Slideshow Where the recruiting momentum is shifting now

Published
  • July 24 2017, 4:55pm EDT
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Recruitment activity was strong in the first half of 2017. Despite planned hiring cutbacks at three wirehouses, everything has been up: the number of recruits, the assets involved, and the number of big recruits.

“I have seen more big teams and big producers moving than last year, and I don’t see that slowing down,” says Rob Blevins, president of recruiting firm Rowlett. An aging adviser population, where the average age is between 50 and 60, also means that some brokers may be making one last career change.

Regulatory uncertainty has been an additional factor.

“The landscape has changed dramatically this year, primarily through the DoL’s FAQ last year on the fiduciary rule.” says Mickey Wasserman, president of recruiting firm Michael Wasserman & Associates. The Labor Department's FAQ provided additional regulatory guidance and said that transition deals could be a potential source for conflicts of interest.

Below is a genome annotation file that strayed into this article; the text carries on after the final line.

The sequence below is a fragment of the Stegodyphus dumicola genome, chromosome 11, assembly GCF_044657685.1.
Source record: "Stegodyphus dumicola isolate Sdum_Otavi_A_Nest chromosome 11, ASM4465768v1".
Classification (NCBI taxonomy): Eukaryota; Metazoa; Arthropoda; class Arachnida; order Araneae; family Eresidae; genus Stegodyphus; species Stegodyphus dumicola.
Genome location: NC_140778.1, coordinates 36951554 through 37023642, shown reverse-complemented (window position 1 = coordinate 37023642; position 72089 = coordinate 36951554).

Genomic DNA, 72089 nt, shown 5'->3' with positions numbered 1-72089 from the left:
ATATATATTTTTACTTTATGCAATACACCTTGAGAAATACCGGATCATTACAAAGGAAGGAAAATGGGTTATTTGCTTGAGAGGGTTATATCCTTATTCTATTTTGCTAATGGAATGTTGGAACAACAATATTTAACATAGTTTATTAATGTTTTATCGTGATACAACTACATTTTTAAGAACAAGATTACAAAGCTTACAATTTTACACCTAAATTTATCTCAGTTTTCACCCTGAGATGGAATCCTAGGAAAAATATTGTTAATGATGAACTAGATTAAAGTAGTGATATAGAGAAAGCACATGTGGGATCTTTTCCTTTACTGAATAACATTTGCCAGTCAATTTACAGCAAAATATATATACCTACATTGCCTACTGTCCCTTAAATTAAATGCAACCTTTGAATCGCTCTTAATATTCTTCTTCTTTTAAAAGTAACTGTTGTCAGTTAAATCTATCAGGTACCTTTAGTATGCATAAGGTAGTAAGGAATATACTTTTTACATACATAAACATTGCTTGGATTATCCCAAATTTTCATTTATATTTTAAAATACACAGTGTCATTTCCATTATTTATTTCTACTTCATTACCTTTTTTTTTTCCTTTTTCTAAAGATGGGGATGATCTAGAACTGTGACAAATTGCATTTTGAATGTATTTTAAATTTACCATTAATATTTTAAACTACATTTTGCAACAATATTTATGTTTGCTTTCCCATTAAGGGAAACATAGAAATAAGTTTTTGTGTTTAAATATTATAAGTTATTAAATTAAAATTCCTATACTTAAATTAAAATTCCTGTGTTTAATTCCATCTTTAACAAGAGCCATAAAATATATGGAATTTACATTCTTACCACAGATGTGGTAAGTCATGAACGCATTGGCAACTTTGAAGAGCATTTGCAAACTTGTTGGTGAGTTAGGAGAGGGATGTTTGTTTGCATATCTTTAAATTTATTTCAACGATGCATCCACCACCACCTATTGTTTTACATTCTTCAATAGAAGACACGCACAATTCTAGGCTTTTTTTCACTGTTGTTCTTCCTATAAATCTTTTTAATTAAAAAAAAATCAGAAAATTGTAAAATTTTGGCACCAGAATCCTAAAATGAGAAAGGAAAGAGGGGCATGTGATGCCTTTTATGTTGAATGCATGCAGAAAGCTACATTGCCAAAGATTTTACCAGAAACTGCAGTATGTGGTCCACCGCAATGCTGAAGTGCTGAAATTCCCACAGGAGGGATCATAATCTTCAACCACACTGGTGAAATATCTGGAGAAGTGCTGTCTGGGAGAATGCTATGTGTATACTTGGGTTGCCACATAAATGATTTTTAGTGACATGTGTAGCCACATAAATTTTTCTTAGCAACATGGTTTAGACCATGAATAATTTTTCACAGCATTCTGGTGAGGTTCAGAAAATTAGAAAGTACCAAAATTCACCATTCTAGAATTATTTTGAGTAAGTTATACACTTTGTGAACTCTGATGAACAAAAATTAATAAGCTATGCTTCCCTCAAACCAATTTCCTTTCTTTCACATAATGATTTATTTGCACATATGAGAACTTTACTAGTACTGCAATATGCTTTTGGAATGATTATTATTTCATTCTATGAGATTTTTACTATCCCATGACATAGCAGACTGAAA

Meanwhile, the breakaway movement has been a driving force in 2017. More assets flowed to independent firms in the firm half of 2017 than any six-month periods in the previous three years, On Wall Street found after analyzing recruiting data.

“Independence is going to continue to be strong,” says Blevins.

Overall, recruiters expect advisers to keep moving.

“If you are an adviser that’s considering to move, right now is a good time,” Blevins says, “The deals are still strong. The market is still high. There is never a perfect time but now is pretty good.”

Scroll through to see which firms have found favor with advisers and what new recruitment trends are developing.

Data is based on announced hires at wirehouse, regional and other firms as of June 29, 2017. It does not include independent to independent moves.

The number of advisers recruited in the first half of 2017 has surpassed the heights set in 2015, when two large acquisitions (Barclays and Credit Suisse’s U.S. units) sent hundreds of advisers on the hunt for new firms. The strong showing of 2017, however, seems to result from a confluence of the industry’s internal forces and an uncertain regulatory environment, according to recruiters.